Many thanks are due Ken Roe for the wonderful new Introduction posted yesterday! Previously, there was NO introduction.

HowardBHaas on February 28, 2008 at 6:15 am

I can’t speak for long time advocates of the Paradise, but if somebody came to us (Friends of the Boyd in Philadelphia) and said they’d fund millions for the restoration, but contrary to Opening in 1928 (Boyd Theatre), it will be Boyd Theater, we’d be thrilled!

Any of you harping on this trivial point who didn’t actually fund the restoration of the Paradise? The funds did not come from Loews either (vintage photo posted in Intro.

HowardBHaas on February 28, 2008 at 5:29 am

Ed, as to theater vs US and theatre for the British, no, they did not.

You can find the Guidelines by visiting “Add Theaters”

Theater vs Theatre
When a theater name contains “theatre” or “theater”, use the name provided by the theater in question. Do not deviate from a theater’s official name or listing.
When referring to a theater in the generic sense, always use “theater” â€" unless you are referring to a theater by its name.
For European theaters, as well as those in Australia, the term “cinema” should be used instead of “theater” or “theatre”.

Ed Solero
Ed Solero on February 27, 2008 at 8:07 pm

Didn’t Patrick and Ross post a news item recently about new format guidelines for theatre (that’s my choice of spelling for the generic use of the word) descriptions, wherein they formally announced that CT would adopt the American custom of spelling the word with “er” at for US cinemas and with the appropriate “re” for cinemas in the UK? If so, I think that pretty much settles the issue as to the generic use of the word to describe the building. I would think that those guides also apply as defaults for the name of any particular cinema where the “official” spelling of the name can not be verified.

For the Paradise, we do have the official website as our guide – and therefore the “er” prevails.

HowardBHaas on February 27, 2008 at 5:11 pm

I’ve read too many comments above- and on other theater pages, about the “theater” vs. theatre" spelling. ENOUGH! Please- NO more debates about this trivial point. This movie palace was saved, restored, and reopened! That should be enough.

The official website says Paradise Theater, with no “Utopia” in front.

Ziggy on February 27, 2008 at 10:54 am

As far as actually relying on Wikipedia for reliable info, well, I’m still trying to control the laughter on that one. Any doofus anywhere in the world can post whatever he likes on Wikipedia. If you look at the photo of the Paradise Theatre at the top of this page you’ll see what spelling Loew’s preferred. Okay. It’s been fun, and I’m done.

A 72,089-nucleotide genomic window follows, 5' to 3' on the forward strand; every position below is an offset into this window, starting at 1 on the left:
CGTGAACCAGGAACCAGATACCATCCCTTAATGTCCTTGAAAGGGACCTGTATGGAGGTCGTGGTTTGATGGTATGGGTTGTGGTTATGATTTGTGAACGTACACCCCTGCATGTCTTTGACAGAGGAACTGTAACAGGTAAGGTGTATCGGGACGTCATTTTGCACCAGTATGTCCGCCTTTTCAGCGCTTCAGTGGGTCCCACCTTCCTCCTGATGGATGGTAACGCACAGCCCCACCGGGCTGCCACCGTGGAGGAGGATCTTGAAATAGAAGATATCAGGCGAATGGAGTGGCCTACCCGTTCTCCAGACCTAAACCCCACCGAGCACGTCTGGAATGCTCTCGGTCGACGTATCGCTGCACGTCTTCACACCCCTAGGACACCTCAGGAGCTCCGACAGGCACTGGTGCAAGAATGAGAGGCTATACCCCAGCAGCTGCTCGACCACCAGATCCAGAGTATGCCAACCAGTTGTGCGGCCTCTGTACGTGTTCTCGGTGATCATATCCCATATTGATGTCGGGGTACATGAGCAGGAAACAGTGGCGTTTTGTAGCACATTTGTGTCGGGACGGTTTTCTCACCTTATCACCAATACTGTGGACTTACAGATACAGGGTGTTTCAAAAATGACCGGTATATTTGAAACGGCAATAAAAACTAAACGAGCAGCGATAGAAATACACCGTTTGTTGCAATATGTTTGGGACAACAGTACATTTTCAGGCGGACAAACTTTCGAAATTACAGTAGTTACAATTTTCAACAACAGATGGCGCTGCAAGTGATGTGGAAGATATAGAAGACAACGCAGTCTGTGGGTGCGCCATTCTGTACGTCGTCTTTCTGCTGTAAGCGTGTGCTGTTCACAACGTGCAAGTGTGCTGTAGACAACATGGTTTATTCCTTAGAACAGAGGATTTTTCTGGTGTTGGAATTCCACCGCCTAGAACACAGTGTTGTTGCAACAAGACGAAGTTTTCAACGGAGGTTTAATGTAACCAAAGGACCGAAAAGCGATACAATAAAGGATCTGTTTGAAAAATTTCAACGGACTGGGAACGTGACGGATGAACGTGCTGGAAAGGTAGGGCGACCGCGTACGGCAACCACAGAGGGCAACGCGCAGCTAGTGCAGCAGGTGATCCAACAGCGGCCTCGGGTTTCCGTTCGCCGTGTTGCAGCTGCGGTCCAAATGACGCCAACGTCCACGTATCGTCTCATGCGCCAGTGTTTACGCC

Bwayniteowl on February 26, 2008 at 3:14 pm

From Wikipedia, the free encyclopedia

American and British English spelling differences

Theater is the prevailing American spelling and is used by America’s national theater as well as major American newspapers such as the New York Times (theater section) to refer to both the dramatic arts as well as to buildings where performances take place; yet theatre is also current, witness Broadway and The New Yorker. Some places in the United States have “Centre” in their names (i.e. Rockville Centre, New York), named both before and after spelling reform, and there are very occasional uses of “Center” in England [4]). For British accoutre(ment), US practice varies: Merriam-Webster favours the -re spelling,[27] American Heritage the -er spelling.[28]

Ziggy on February 26, 2008 at 2:58 pm

In short, if you would read my post from 2:32 today, (with apologies to dave-bronx) a building in which theater takes place is called a “T-H-E-A-T-R-E”, and just because someone wants to spell it with an “E-R” on the end, doesn’t change the way the english language works, it just means they aren’t aware of how it works.

Ziggy on February 26, 2008 at 2:54 pm

Well, if by “theater”, they simply mean some corporation that runs and owns the “theatre” then it doesn’t need correcting at all, but if we aren’t even going to insist on correct usage of spelling and words, then why not just call the building “sohjdeijnvaoi”? Words mean things, and the way they are spelled affects (or should eye say “effects”) there meening. Since their iz a write and wrong whey to spell, Y not dew it write?

dave-bronx™ on February 26, 2008 at 2:41 pm

I was always told ‘theatre’ referred to a facility that showed movies, and ‘theater’ was a facility for live stage performances.

Ziggy on February 26, 2008 at 2:32 pm

Actually, the spelling “theatre” refers to the actual physical structure in which the business of “theater” takes place. Someone needs to correct the theatre’s website.